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Arteriovenous malformations in the cerebellopontine angle: assessment of the "backdoor resection" technique and microsurgical results in 38 patients

Sahin Hanalioglu, Christopher S. Graffeo, Visish M. Srinivasan, Sufyan Ibrahim, Joseph H. Garcia, Stefan W. Koester, Alexander A. Aabedi, Joshua S. Catapano, Ethan A. Winkler, and Michael T. Lawton

OBJECTIVE

Posterior fossa arteriovenous malformations (AVMs) represent 7% to 15% of all intracranial AVMs and are associated with an increased risk of hemorrhage, morbidity, and mortality compared with supratentorial AVMs, thus prompting urgent and definitive treatment. Cerebellopontine angle (CPA) AVMs are a unique group of posterior fossa AVMs incorporating characteristics of brainstem and cerebellar lesions, which are particularly amenable to microsurgical resection. This study reports the clinical, radiological, operative, and outcome features of patients with CPA AVMs in a large cohort.

METHODS

The authors conducted a single-surgeon, 2-institution retrospective cohort study of all consecutive patients with CPA AVMs treated with microsurgical resection during a 25-year period.

RESULTS

CPA AVMs represented 22% (38 of 176) of all infratentorial AVMs resected by the senior author. Overall, 38 patients (22 [58%] male and 16 [42%] female) met the study inclusion criteria and were analyzed. Most patients presented with hemorrhage (n = 29, 76%). The median age at surgery was 56 (range 6–82) years. Subtypes included 22 (58%) petrosal cerebellar AVMs, 11 (29%) lateral pontine AVMs, and 5 (13%) AVMs involving both the brainstem and cerebellum. Most AVM niduses were small (< 3 cm; n = 35, 92%) and compact (n = 31, 82%). Fourteen (37%) patients harbored flow-related aneurysms. Twenty (53%) patients underwent preoperative embolization. Complete angiographic obliteration was achieved with microsurgery in 35 (92%) patients. Five (13%) patients with poor neurological conditions at presentation died before hospital discharge. Of the 7 (18%) patients with new postoperative neurological deficits, 5 had transient deficits. The median (interquartile range) follow-up was 1.7 (0.5–3.2) years; 32 (84%) patients were alive at last follow-up, and 30 (79%) had achieved a favorable neurological outcome (modified Rankin Scale [mRS] score 0–2). The only independent predictor of unfavorable postoperative outcome (mRS score 3–6) was the preoperative mRS score (p = 0.002).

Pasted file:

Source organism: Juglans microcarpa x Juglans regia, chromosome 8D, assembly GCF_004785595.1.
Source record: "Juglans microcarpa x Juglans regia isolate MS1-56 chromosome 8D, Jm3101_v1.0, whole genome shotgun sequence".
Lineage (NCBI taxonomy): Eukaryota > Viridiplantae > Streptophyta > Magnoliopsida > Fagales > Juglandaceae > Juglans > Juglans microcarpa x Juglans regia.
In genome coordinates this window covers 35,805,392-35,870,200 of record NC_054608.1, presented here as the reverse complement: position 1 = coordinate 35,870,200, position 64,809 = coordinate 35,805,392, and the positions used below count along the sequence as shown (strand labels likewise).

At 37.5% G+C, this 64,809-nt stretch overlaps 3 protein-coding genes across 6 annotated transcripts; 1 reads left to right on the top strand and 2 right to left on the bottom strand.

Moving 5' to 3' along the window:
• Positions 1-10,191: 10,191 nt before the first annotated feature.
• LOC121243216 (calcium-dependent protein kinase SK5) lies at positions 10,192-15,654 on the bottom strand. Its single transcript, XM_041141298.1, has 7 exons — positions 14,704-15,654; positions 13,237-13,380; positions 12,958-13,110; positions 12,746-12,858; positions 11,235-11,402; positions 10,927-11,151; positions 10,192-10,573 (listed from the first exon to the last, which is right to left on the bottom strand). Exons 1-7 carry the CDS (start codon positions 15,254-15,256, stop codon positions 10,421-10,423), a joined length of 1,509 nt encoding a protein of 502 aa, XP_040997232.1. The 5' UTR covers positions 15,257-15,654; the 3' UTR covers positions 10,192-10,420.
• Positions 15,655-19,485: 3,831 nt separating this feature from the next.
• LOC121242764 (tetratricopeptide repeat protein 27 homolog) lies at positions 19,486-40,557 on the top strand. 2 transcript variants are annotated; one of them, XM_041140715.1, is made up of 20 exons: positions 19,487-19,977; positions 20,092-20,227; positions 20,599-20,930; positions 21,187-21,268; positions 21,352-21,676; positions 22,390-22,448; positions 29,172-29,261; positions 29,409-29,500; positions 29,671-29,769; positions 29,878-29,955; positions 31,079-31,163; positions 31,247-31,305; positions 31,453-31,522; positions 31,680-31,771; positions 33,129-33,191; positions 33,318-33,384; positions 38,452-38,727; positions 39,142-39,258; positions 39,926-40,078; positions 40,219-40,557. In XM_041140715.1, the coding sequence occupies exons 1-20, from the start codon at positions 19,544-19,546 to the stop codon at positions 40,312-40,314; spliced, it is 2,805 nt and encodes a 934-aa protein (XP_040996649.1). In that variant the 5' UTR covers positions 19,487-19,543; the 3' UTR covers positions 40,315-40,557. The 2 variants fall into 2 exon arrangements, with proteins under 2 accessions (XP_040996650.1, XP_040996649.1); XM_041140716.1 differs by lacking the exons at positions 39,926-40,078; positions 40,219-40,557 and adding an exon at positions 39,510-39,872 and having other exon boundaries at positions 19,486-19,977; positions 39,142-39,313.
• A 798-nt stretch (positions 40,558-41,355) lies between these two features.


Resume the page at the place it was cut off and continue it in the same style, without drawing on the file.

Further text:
CONCLUSIONS

CPA AVMs are unique posterior fossa lesions, including petrosal cerebellar and lateral pontine AVMs. The "backdoor resection" technique provides a safe and efficient strategy with high obliteration rates and a low risk of treatment-related morbidity. Microsurgical resection should be considered the frontline treatment for most CPA AVMs, except for those with a significant diffuse brainstem component.

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The association of COVID-19 with increased pediatric ventriculoatrial shunt failures: a national retrospective cohort

Uma V. Mahajan, Dana Defta, David C. Kaelber, Sanjay P. Ahuja, Brian D. Rothstein, and Krystal L. Tomei

OBJECTIVE

During the COVID-19 pandemic, the authors’ institution managed ventriculoatrial (VA) shunt complications in 2 teenage patients in close proximity to a symptomatic COVID-19 infection. Systemic thrombotic events are an established complication of COVID-19 infection due to a hypercoagulable state. Thrombotic complications, particularly elevated central venous pressure, can cause VA shunt failure. The true effect of COVID-19 on patients with intravascular devices is currently unknown. In this study, the authors aimed to determine if there was an association between COVID-19 infection and VA shunt failure.

METHODS